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What is the furthest object from which non-electromagnetic cosmic rays were detected?

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For example, neutrinos from a Supernova was detected in 1987 (and it seems that was the only observation of this kind). Cosmic rays from outer space are also observed, but I don't know if their source can be identified precisely.

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"but I don't know if their source can be identified precisely" At ultra-high energies there it is possible to roughly attribute some instances to active galaxtic nuclei at distances rather farther than the LMC. –  dmckee Jan 12 '13 at 21:18
    
There are some serious theoretical problems with the idea of charged particles traveling over significant chunks of the universe. If I recall correctly, the cosmic microwave background at those velocities starts looking like hits from high-energy gamma rays, slowing the charged particles down. Then there are magnetic fields that curve the particles in interesting ways. It's a tough question for which I don't believe there is a consensus answer. –  Terry Bollinger Mar 13 '13 at 10:54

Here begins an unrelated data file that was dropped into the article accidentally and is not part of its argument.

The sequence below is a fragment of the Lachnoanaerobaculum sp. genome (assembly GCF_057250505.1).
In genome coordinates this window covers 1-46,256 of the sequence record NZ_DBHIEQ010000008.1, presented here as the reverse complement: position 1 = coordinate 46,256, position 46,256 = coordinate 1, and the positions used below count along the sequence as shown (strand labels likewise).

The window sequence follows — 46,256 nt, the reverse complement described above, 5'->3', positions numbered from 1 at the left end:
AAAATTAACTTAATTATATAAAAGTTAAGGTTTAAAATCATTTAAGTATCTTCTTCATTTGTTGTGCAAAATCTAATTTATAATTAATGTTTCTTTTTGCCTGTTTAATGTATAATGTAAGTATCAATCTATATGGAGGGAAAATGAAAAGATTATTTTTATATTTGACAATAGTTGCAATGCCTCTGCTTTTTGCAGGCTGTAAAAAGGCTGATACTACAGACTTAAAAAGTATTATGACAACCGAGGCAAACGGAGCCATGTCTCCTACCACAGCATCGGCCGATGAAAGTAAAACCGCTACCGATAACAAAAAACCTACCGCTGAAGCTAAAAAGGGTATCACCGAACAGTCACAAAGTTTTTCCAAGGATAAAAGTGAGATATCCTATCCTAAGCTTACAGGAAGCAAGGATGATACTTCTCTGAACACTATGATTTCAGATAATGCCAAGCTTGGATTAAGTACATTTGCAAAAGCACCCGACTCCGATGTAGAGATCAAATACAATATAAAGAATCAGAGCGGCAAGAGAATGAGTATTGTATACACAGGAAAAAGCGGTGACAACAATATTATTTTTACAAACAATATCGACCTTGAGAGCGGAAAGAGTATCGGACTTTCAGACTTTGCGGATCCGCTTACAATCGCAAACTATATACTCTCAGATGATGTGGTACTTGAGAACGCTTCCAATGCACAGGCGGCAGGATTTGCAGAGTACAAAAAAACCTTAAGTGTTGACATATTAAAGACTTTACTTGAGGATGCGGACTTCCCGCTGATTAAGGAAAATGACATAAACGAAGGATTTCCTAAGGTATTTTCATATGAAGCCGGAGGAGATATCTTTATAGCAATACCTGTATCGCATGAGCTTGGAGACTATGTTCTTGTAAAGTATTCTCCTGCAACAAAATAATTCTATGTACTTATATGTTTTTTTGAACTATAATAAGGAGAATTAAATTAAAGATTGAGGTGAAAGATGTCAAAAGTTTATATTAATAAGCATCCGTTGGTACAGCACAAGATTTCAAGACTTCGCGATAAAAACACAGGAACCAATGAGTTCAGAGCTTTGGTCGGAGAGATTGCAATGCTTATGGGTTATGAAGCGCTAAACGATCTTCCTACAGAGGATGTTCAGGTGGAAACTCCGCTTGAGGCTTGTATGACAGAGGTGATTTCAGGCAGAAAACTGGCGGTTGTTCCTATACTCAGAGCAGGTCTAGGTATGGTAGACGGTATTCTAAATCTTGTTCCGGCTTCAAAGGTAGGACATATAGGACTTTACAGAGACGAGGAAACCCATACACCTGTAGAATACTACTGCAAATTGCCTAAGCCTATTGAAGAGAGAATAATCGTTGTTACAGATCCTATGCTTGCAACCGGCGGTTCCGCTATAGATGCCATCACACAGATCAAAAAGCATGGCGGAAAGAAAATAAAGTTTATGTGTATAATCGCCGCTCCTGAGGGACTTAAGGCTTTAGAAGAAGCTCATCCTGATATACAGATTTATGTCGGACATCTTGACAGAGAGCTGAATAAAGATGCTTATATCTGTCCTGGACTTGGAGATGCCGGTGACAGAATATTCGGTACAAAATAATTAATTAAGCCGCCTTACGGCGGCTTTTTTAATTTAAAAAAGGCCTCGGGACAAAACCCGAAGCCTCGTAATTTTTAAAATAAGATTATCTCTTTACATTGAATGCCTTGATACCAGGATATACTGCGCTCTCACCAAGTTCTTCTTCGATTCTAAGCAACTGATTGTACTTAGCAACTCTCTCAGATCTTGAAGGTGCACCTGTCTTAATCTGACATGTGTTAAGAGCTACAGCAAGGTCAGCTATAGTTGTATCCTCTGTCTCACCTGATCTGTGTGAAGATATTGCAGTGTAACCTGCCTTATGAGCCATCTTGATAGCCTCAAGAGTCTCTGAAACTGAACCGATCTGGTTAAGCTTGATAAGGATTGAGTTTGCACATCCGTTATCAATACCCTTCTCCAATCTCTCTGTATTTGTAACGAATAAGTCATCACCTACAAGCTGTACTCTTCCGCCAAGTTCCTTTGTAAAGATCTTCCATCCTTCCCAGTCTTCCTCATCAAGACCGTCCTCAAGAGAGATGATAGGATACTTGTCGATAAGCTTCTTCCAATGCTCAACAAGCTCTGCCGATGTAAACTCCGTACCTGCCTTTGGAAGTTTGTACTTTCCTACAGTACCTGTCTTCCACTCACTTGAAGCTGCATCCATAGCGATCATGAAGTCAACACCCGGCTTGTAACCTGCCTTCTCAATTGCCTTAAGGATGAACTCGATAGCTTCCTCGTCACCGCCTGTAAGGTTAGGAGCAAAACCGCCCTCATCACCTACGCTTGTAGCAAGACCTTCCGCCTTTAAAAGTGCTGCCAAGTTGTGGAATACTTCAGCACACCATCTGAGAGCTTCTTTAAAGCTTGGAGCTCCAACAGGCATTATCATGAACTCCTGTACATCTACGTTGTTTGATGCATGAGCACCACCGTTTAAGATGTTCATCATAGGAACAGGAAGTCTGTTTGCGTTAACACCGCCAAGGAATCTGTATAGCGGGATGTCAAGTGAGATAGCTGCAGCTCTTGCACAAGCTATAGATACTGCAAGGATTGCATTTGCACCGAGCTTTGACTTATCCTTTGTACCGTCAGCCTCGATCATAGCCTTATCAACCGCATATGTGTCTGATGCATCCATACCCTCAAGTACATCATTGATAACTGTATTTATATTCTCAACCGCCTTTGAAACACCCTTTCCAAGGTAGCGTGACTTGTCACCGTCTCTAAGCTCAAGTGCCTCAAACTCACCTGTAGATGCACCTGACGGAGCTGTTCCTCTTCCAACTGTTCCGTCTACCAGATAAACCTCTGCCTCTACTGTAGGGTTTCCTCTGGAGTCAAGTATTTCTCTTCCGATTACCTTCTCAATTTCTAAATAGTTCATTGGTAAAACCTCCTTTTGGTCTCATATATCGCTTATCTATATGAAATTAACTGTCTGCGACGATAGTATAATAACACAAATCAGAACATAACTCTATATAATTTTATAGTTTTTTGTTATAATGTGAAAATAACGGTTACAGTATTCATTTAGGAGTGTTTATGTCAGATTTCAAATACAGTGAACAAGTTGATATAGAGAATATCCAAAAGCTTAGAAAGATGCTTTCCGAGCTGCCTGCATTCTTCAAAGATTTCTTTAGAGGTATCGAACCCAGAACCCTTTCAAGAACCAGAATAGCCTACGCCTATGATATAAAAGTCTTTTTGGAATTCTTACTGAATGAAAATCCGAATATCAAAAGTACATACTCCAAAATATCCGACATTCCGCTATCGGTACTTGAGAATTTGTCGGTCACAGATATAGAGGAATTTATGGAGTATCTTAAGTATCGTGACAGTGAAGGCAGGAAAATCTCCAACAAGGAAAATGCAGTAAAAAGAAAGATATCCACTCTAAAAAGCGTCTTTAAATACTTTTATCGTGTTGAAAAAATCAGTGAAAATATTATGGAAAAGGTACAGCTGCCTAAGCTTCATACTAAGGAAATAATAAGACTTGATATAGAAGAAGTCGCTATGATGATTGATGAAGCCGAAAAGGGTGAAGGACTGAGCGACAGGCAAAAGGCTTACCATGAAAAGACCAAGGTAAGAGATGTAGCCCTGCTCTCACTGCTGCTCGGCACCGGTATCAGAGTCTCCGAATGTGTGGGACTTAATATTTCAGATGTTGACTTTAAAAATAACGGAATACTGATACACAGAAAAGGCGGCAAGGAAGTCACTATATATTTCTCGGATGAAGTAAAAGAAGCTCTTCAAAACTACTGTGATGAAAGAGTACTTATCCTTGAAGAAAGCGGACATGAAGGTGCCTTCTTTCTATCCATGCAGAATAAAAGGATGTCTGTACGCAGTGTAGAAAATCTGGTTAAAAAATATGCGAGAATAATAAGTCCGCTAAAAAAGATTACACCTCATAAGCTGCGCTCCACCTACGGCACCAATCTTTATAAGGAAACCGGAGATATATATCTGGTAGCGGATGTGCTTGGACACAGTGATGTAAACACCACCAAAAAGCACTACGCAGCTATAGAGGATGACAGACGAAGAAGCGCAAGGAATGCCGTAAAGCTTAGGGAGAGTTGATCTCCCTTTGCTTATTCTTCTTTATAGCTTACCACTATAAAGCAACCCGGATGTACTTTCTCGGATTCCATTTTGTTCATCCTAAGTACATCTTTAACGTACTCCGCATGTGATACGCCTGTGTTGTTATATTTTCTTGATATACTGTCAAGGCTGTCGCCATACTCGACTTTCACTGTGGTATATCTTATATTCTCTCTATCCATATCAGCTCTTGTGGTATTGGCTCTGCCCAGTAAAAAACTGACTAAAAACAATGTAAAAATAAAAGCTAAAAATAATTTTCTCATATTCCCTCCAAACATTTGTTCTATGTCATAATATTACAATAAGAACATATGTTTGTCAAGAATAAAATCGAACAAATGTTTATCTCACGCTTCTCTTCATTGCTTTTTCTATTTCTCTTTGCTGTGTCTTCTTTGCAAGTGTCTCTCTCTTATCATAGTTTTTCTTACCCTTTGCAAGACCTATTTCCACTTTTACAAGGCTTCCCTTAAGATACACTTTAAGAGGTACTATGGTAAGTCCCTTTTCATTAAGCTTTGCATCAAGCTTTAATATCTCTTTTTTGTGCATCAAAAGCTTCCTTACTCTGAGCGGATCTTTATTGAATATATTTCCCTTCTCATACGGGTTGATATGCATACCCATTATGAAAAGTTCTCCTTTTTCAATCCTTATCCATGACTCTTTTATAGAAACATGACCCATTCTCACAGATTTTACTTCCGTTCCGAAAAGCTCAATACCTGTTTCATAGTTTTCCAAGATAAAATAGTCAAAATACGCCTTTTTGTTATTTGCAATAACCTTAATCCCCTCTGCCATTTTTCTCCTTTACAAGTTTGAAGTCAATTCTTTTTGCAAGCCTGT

@TerryBollinger that is why gamma rays and neutrinos are popular with astrophysicists. Neutrinos are fermions, though.arxiv.org/abs/0808.0735 –  anna v Mar 13 '13 at 11:42
    
Concur, yes indeed! Gamma exploration is hard mostly in the engineering sense, with plenty of still-unexplored potential as we move more into space. For neutrinos it's just too bad those incredibly common little puppies aren't easier to spot. Still, the progress in neutrino detectors been pretty amazing also, even if the detectors mostly make whales look like minnows. –  Terry Bollinger Mar 13 '13 at 16:30
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